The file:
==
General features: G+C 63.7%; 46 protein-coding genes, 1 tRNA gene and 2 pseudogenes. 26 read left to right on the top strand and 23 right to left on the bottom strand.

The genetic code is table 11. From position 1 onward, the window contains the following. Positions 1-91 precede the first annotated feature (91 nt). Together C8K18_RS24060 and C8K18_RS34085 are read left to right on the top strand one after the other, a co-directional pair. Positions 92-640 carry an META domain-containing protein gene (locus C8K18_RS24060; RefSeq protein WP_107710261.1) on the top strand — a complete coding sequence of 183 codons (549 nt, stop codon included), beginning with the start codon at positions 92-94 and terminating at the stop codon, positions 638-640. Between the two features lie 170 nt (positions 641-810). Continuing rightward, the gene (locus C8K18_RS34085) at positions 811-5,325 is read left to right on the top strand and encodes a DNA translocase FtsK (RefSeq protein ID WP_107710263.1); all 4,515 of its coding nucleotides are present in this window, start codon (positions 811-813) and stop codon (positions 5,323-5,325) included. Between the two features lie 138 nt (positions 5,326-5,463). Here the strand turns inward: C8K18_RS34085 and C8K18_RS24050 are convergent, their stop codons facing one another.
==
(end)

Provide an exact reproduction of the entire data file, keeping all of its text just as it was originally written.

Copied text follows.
General features: G+C 63.7%; 46 protein-coding genes, 1 tRNA gene and 2 pseudogenes. 26 read left to right on the top strand and 23 right to left on the bottom strand.

The genetic code is table 11. From position 1 onward, the window contains the following. Positions 1-91 precede the first annotated feature (91 nt). Together C8K18_RS24060 and C8K18_RS34085 are read left to right on the top strand one after the other, a co-directional pair. Positions 92-640 carry an META domain-containing protein gene (locus C8K18_RS24060; RefSeq protein WP_107710261.1) on the top strand — a complete coding sequence of 183 codons (549 nt, stop codon included), beginning with the start codon at positions 92-94 and terminating at the stop codon, positions 638-640. Between the two features lie 170 nt (positions 641-810). Continuing rightward, the gene (locus C8K18_RS34085) at positions 811-5,325 is read left to right on the top strand and encodes a DNA translocase FtsK (RefSeq protein ID WP_107710263.1); all 4,515 of its coding nucleotides are present in this window, start codon (positions 811-813) and stop codon (positions 5,323-5,325) included. Between the two features lie 138 nt (positions 5,326-5,463). Here the strand turns inward: C8K18_RS34085 and C8K18_RS24050 are convergent, their stop codons facing one another.